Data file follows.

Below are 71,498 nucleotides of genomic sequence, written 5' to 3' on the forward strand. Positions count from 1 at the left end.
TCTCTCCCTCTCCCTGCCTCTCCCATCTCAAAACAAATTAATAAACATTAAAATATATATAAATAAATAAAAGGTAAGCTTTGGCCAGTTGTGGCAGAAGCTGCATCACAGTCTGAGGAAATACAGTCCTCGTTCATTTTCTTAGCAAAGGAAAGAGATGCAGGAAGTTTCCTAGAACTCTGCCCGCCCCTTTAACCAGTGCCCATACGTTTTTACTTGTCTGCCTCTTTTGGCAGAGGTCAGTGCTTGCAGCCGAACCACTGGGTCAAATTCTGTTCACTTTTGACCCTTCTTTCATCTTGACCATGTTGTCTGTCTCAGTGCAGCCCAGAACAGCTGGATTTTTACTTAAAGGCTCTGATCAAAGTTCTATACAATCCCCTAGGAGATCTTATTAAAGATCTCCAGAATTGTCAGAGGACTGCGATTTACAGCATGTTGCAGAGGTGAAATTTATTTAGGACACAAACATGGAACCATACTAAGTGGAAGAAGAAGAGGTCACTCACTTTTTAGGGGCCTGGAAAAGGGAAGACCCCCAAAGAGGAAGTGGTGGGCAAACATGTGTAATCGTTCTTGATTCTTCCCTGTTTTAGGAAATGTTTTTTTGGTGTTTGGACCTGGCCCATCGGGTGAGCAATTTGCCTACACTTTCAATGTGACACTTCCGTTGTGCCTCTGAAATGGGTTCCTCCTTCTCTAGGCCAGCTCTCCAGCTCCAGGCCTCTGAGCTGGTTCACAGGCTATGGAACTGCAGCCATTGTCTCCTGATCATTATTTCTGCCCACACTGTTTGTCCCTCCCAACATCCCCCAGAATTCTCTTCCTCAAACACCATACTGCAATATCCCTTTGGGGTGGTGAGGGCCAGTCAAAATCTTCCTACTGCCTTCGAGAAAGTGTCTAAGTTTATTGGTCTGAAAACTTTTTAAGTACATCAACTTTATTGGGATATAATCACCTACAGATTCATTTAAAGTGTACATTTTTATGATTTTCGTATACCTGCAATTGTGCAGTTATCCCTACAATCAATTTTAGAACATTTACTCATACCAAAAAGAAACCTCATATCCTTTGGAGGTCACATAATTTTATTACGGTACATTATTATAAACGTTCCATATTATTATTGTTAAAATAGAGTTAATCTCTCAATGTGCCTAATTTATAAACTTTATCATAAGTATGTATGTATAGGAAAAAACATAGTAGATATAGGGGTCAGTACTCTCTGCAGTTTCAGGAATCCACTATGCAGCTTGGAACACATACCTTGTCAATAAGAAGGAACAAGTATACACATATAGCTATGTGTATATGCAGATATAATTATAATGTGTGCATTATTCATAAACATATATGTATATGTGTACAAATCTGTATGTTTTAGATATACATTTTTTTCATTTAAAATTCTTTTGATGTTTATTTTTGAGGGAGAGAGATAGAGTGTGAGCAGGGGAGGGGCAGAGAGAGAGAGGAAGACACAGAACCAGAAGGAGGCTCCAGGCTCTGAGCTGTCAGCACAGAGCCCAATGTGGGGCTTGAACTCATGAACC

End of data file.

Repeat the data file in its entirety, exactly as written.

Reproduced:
Below are 71,498 nucleotides of genomic sequence, written 5' to 3' on the forward strand. Positions count from 1 at the left end.
TCTCTCCCTCTCCCTGCCTCTCCCATCTCAAAACAAATTAATAAACATTAAAATATATATAAATAAATAAAAGGTAAGCTTTGGCCAGTTGTGGCAGAAGCTGCATCACAGTCTGAGGAAATACAGTCCTCGTTCATTTTCTTAGCAAAGGAAAGAGATGCAGGAAGTTTCCTAGAACTCTGCCCGCCCCTTTAACCAGTGCCCATACGTTTTTACTTGTCTGCCTCTTTTGGCAGAGGTCAGTGCTTGCAGCCGAACCACTGGGTCAAATTCTGTTCACTTTTGACCCTTCTTTCATCTTGACCATGTTGTCTGTCTCAGTGCAGCCCAGAACAGCTGGATTTTTACTTAAAGGCTCTGATCAAAGTTCTATACAATCCCCTAGGAGATCTTATTAAAGATCTCCAGAATTGTCAGAGGACTGCGATTTACAGCATGTTGCAGAGGTGAAATTTATTTAGGACACAAACATGGAACCATACTAAGTGGAAGAAGAAGAGGTCACTCACTTTTTAGGGGCCTGGAAAAGGGAAGACCCCCAAAGAGGAAGTGGTGGGCAAACATGTGTAATCGTTCTTGATTCTTCCCTGTTTTAGGAAATGTTTTTTTGGTGTTTGGACCTGGCCCATCGGGTGAGCAATTTGCCTACACTTTCAATGTGACACTTCCGTTGTGCCTCTGAAATGGGTTCCTCCTTCTCTAGGCCAGCTCTCCAGCTCCAGGCCTCTGAGCTGGTTCACAGGCTATGGAACTGCAGCCATTGTCTCCTGATCATTATTTCTGCCCACACTGTTTGTCCCTCCCAACATCCCCCAGAATTCTCTTCCTCAAACACCATACTGCAATATCCCTTTGGGGTGGTGAGGGCCAGTCAAAATCTTCCTACTGCCTTCGAGAAAGTGTCTAAGTTTATTGGTCTGAAAACTTTTTAAGTACATCAACTTTATTGGGATATAATCACCTACAGATTCATTTAAAGTGTACATTTTTATGATTTTCGTATACCTGCAATTGTGCAGTTATCCCTACAATCAATTTTAGAACATTTACTCATACCAAAAAGAAACCTCATATCCTTTGGAGGTCACATAATTTTATTACGGTACATTATTATAAACGTTCCATATTATTATTGTTAAAATAGAGTTAATCTCTCAATGTGCCTAATTTATAAACTTTATCATAAGTATGTATGTATAGGAAAAAACATAGTAGATATAGGGGTCAGTACTCTCTGCAGTTTCAGGAATCCACTATGCAGCTTGGAACACATACCTTGTCAATAAGAAGGAACAAGTATACACATATAGCTATGTGTATATGCAGATATAATTATAATGTGTGCATTATTCATAAACATATATGTATATGTGTACAAATCTGTATGTTTTAGATATACATTTTTTTCATTTAAAATTCTTTTGATGTTTATTTTTGAGGGAGAGAGATAGAGTGTGAGCAGGGGAGGGGCAGAGAGAGAGAGGAAGACACAGAACCAGAAGGAGGCTCCAGGCTCTGAGCTGTCAGCACAGAGCCCAATGTGGGGCTTGAACTCATGAACC